In dev-mode, you should never have to restart the server - changes are picked up as soon as they’re required/reloaded.

Should you ever need to stop the server, you can do so with the following invocation:

pedrepl.server> (server/stop serv)

Working with Routes

Now that we’re able to control the HTTP server, we’ll want some additional amenities. Next we’re going to add some route introspection utilities. Pedestal ships with all of the raw materials we need. Our job is simply to package these tools together into more convenient forms adapted to our specific needs.

Pedestal supports a few different route definition formats. Version 0.5.0 saw the advent of a new table format which is now the default generated by the pedestal-service Leiningen template. Let’s add a reference to the table format namespace from server.clj. Your namespace declaration should now look like this:

(ns pedrepl.server
  (:require [io.pedestal.http :as server]
            [io.pedestal.http.route :as route]
            [io.pedestal.http.route.definition.table :refer [table-routes]] ; <-- new
            [pedrepl.service :as service]
            [ :as io]))

With that reference in place, we can add a new utility to print our application’s routes at the REPL:

(defn print-routes
  "Print our application's routes"
  (route/print-routes (table-routes service/routes)))

Try this new function out at the REPL:

pedrepl.server> (print-routes)

[:get /about :pedrepl.service/about-page]
[:get / :pedrepl.service/home-page]

This simple output lists the HTTP method, relative path, and handler function for each one of our routes. This is a great start, but as our application grows we may want to find a route by name. Let’s add another utility to do just that:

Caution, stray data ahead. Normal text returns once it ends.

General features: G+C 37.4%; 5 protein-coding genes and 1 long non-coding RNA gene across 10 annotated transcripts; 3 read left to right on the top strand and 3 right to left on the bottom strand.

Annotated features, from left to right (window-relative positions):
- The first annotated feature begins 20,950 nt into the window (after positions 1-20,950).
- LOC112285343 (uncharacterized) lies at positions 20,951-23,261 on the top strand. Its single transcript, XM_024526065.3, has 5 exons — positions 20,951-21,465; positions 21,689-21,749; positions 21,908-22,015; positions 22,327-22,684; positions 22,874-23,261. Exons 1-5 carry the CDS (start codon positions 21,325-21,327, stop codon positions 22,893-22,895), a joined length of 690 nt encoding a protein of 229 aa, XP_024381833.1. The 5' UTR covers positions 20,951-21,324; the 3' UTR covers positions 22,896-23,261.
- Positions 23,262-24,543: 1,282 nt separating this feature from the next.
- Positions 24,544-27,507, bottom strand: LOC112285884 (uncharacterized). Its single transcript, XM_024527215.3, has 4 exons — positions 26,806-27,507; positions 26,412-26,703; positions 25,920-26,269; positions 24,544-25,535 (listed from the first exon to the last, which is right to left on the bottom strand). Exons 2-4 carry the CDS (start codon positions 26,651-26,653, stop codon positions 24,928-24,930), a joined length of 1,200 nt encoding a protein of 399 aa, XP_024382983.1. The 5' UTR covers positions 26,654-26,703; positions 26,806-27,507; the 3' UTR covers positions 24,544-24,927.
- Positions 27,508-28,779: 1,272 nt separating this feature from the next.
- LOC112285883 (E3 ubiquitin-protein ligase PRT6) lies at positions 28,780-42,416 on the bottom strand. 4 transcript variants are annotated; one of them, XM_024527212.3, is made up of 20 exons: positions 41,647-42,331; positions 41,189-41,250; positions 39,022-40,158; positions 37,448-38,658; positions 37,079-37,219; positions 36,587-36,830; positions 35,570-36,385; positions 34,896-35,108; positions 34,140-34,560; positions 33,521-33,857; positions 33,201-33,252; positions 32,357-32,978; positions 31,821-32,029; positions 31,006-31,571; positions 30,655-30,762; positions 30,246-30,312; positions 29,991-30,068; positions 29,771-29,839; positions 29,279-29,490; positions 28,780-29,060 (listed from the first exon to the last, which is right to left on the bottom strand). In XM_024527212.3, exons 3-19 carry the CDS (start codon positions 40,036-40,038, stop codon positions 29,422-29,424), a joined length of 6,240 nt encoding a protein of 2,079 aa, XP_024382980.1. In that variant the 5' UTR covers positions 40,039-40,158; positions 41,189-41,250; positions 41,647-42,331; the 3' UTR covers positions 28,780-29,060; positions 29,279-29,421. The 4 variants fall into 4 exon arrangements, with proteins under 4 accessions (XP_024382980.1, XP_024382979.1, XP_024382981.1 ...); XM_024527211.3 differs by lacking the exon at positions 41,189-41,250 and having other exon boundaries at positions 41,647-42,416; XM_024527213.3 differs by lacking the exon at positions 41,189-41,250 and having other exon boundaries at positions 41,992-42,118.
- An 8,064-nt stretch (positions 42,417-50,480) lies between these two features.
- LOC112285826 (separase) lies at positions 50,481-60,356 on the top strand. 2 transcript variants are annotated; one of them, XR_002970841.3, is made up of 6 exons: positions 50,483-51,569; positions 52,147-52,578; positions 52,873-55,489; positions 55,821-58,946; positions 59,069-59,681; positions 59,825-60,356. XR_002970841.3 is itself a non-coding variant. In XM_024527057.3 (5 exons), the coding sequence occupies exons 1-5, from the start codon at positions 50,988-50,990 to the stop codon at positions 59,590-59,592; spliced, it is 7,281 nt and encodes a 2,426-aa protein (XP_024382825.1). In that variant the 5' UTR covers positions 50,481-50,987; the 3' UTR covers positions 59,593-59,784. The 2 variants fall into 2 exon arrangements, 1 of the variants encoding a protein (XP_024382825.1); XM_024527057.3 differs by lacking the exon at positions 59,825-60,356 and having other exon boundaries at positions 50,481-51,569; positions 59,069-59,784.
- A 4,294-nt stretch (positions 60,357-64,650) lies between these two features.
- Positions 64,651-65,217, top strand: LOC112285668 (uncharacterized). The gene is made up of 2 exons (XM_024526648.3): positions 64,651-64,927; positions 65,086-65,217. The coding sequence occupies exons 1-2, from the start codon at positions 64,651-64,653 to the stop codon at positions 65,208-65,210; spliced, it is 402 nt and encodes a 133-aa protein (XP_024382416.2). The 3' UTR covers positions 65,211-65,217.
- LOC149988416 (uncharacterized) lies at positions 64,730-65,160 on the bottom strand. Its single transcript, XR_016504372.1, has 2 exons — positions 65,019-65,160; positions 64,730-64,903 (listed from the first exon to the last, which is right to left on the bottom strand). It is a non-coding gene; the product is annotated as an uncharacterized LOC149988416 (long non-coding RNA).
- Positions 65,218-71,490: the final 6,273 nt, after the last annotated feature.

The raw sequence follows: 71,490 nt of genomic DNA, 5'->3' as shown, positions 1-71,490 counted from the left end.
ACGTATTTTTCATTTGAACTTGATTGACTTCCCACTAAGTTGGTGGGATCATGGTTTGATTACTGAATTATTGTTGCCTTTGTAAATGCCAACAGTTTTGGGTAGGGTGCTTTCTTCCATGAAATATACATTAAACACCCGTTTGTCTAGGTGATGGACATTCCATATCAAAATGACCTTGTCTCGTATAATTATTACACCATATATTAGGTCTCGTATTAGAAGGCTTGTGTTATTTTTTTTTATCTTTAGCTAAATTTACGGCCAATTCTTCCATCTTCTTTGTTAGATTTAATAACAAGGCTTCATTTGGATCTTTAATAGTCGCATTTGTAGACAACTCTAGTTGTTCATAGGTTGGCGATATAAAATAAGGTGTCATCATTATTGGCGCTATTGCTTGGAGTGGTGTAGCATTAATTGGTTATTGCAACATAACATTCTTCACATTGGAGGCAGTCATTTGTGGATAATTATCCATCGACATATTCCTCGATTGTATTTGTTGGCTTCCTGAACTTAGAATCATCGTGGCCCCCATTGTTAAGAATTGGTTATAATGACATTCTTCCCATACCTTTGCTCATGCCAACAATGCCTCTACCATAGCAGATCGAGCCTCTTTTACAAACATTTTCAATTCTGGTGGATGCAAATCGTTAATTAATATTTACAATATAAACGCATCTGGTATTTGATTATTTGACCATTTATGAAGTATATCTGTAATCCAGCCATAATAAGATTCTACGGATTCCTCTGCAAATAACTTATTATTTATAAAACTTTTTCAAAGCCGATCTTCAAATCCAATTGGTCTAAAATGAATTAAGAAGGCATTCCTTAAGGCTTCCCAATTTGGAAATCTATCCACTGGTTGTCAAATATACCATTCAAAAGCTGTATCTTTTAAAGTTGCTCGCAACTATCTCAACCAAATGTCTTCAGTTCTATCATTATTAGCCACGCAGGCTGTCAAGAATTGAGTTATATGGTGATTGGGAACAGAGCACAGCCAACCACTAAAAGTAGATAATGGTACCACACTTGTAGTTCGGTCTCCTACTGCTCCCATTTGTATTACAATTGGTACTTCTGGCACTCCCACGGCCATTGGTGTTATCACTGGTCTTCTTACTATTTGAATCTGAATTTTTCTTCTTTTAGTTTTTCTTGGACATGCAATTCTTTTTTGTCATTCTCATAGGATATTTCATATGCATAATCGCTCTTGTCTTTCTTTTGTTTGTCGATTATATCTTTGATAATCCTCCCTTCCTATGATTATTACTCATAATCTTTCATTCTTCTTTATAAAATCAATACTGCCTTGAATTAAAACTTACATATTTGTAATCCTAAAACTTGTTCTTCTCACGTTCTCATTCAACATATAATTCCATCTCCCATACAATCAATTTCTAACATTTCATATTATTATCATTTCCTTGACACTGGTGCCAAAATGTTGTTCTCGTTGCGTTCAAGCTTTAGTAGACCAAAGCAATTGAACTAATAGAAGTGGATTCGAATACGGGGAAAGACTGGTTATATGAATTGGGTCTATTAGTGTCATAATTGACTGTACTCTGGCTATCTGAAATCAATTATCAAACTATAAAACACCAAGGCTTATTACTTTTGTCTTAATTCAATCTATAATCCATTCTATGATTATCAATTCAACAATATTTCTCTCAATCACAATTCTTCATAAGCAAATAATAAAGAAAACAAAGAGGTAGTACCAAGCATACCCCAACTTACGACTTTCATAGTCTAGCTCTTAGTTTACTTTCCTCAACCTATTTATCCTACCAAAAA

(defn named-route
  "Finds a route by name"
  (->> service/routes
       (filter #(= route-name (:route-name %)))

Let’s test our new function:

pedrepl.server> (named-route ::service/home-page)

This function returns a map describing the home page route in greater detail than print-routes. Besides the :path and :method keys, we’re given access to the list of :interceptors that will be invoked when this route is requested. It’s not uncommon for Pedestal services to have quite a few interceptors, so the raw output from named-route can get a little unwieldy. Let’s see if we can produce some friendlier output.

Interceptors and Handlers

Interceptors are central to Pedestal applications. Not only do they provide the same pre- and post-processing of requests that Ring middleware does, but they also provide the main functionality behind every request. Everything in Pedestal is an interceptor, created by a single protocol - IntoInterceptor. When a route is compiled in Pedestal, it’s compiled with the full list of interceptors that run for that endpoint. It is often useful to see all interceptors that get run for a single endpoint. You can do that by looking through the route description or programmatically at the repl. Below is one way you might inspect and format that information.